The Dell Inspiron 14z laptop I bought for Angie in January when hers failed while I was on the road came with Windows 8. Angie worked hard to adjust to the new OS, but it was obvious it remained very frustrating for her several months later. And I must admit I found it unfriendly. It was never clear when things might be on the desktop or in the new tiles interface. Sometimes while moving the mouse you’d end up switching apps. It wouldn’t be clear how to switch back. Things would take more clicks than it should – a fine example was the lock screen that you needed to click on first to get to the login screen to wake up the computer after it went to sleep. Angie uses Libre Office to create text documents, a web browser, and a java app to do billing with the State of Illinois. That last app doesn’t work with Linux, so replacing Win8 with Linux wasn’t an option if we wanted her to keep getting paid for her job. That the laptop came with the 64-bit version of Windows 8 Home meant that legally we couldn’t downgrade to Windows 7. So this left me trying to at least tame some of the worst problems. Oh, and one other problem was that the trial version of McAfee that Dell ships had expired but was keeping Windows Defender from running, and me from hesitating to install the Kaspersky that we had purchased for her old laptop.
Step 1) Install Classic Shell. This free program gives you back your start button and a classic toolbar and status bar for Internet Explorer.
Step 2) Disable many of the gesture options for the Dell trackpad (under Control Panel -> Mouse). I wonder if the trackpad was sensitive enough to see 3 and 4 finger gestures which switch between apps, for instance, even when we thought we were just using a single finger to move the mouse around the screen.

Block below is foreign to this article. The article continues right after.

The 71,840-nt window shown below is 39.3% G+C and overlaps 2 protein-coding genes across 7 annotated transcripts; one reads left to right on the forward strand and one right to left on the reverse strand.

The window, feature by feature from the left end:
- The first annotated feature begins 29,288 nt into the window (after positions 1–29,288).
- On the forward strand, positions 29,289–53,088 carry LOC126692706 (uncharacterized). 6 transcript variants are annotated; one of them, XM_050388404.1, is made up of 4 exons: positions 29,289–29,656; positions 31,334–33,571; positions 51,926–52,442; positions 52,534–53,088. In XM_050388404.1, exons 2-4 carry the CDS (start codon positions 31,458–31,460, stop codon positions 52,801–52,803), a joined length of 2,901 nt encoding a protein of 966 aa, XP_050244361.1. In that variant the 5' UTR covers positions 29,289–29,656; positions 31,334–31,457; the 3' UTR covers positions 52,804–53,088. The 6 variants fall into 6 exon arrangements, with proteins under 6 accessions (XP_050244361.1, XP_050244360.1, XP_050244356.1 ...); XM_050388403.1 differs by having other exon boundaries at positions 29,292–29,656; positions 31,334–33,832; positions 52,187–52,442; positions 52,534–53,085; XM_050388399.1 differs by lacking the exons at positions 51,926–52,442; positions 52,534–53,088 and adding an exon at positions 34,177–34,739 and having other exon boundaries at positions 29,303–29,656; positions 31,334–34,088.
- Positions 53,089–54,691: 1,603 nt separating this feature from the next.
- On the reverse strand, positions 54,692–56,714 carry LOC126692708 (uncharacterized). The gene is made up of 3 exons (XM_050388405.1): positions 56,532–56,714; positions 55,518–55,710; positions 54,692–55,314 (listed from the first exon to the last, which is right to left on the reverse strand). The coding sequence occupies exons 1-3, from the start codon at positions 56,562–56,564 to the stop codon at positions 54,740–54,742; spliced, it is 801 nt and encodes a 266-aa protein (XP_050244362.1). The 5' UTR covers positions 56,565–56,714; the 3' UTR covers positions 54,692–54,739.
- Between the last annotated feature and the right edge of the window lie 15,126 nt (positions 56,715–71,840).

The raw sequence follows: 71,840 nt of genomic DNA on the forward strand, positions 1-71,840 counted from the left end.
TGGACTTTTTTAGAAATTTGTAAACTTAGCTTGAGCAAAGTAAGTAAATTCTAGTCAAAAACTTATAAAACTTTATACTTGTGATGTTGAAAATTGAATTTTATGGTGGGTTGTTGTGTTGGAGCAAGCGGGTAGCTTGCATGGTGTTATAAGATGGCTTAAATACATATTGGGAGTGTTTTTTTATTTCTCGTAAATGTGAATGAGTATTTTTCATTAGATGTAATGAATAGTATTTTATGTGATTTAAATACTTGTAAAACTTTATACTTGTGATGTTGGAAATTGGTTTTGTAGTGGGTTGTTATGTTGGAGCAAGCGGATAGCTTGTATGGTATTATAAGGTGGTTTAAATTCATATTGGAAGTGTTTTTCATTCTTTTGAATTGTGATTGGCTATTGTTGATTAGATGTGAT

Step 3) From the command line use “appwiz.cpl” to remove McAfee. Then download install Kaspersky.
Step 4) From the command line use “regedit” to disable the lock screen. The relavent key is found under HKEY_LOCAL_MACHINE\SOFTWARE\Policies\Microsoft\Windows\Personalization In my case, that key didn’t exist, so I needed to create the new key, double click on it, and change the value from 0 to 1. I found the directions to do so here.
Just those few steps have really cleaned things up. Looking back they seem so simple. Why it took me the better part of the afternoon (after spending the morning creating all the restore DVDs) is an indication of how obfuscated Windows and Dell have made these steps. They have a market incentive for me to pay for McAfee instead of spending almost an hour figuring out how to get rid of it. They have a market incentive to drive me towards tablets and captive portals. That is, they have a clear incentive to take choice away. May these instructions help bring back choice.